3 Schemes in 4 Games – How Jurgen Klopp Went Full Circle With The Liverpool lineup


Liverpool’s encouraging 2-0 victory over Napoli came as Jurgen Klopp changed his team’s lineup for the third time in four matches.

For most of his time at Liverpool, Klopp has used a 4-3-3 scheme with great success, which gave his team a good balance at both ends of the pitch.

The Reds’ struggles this season led to the boss departing from his tried and trusted scheme last month and his arm was forced due to injuries to some of his key attacking players.

But in Tuesday’s win over Luciano Spalletti’s team, Klopp admitted he was “back to basics” with his team’s set-up, in a form that offered Liverpool increased strength and defensive cohesion.

Here we take a look at the three different schemes Liverpool have used in recent weeks and how the Reds are likely to approach their last three matches before the mid-season World Cup break.

4-4-2 Failure in Forest

Liverpool switched to what the players and manager called a 4-4-2 system for the first time after a chaotic 3-3 draw with Brighton in early October.

The immediate results were mostly positive: four wins out of five, including a 7-1 defeat of Rangers and a 1-0 victory over Man City.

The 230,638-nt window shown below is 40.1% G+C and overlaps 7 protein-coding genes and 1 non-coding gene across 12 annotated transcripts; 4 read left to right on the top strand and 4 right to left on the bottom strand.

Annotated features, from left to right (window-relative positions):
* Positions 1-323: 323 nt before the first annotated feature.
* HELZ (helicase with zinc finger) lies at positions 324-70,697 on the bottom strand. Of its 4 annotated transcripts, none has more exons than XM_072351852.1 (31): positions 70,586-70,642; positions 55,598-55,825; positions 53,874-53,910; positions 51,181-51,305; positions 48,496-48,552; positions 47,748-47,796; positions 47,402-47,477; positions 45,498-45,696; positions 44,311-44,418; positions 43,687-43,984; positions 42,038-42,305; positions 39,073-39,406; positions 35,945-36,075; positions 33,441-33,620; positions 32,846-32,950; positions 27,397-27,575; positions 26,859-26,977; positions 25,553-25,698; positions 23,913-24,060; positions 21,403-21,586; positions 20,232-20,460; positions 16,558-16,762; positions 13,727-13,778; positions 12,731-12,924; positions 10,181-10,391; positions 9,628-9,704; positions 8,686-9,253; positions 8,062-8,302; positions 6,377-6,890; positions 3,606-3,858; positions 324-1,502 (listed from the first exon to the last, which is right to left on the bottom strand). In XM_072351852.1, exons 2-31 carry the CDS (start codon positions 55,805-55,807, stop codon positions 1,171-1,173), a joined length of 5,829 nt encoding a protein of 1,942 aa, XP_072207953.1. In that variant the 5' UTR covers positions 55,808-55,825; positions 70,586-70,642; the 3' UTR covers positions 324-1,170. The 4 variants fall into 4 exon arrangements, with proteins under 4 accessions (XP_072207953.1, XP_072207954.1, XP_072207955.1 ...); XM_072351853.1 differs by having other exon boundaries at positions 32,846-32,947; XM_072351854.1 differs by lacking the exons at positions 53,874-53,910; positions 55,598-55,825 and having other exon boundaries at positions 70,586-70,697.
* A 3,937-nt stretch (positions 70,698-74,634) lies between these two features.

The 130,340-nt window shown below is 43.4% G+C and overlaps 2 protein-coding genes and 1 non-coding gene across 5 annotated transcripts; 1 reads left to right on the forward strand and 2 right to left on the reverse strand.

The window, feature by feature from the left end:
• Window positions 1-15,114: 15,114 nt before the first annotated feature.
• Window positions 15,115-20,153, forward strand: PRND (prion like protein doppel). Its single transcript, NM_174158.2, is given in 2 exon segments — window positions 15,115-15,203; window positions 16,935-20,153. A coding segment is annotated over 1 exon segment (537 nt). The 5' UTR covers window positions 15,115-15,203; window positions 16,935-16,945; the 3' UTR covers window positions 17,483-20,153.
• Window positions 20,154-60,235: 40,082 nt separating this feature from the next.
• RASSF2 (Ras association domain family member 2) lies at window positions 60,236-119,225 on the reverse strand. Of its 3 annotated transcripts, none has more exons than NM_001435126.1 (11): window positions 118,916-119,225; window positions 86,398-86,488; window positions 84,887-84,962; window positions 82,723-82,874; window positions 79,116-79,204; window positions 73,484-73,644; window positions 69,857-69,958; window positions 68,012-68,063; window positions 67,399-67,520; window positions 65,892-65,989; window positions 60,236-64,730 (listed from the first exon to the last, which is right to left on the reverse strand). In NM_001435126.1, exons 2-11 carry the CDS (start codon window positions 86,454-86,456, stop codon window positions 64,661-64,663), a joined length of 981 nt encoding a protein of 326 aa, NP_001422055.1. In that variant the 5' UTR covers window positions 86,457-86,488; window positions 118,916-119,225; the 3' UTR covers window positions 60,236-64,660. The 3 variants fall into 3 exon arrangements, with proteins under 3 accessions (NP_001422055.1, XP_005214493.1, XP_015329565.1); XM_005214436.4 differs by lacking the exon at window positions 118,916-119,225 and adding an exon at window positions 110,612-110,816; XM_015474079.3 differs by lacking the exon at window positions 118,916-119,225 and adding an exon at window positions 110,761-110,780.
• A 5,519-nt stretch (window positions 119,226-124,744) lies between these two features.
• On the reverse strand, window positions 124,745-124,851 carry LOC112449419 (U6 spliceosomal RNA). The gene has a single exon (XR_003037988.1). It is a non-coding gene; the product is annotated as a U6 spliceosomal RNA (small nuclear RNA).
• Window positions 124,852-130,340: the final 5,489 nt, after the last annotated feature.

But the injury sustained by Diogo Hota in the dying embers of the last game will put Klopp in a dilemma in the coming weeks. Without Hota and Luis Diaz, who also remains on the sidelines until the end of the World Cup, Liverpool are deprived of two main options for playing on the left flank of the attack in this system.

The next game was a 1-0 home win over West Ham, and Darwin Nunez scored in first place, but without him, Hota and Diaz against Nottingham Forest, Liverpool hardly created any chances in open play, despite several golden moments from standard positions.

Average positions against the forest

Klopp called this system 4-4-2, but the average positions of the players in all the matches where they used this scheme showed that it is more like a 4-2-3-1 with Roberto Firmino. right behind the striker, whether it’s Salah or Nunez.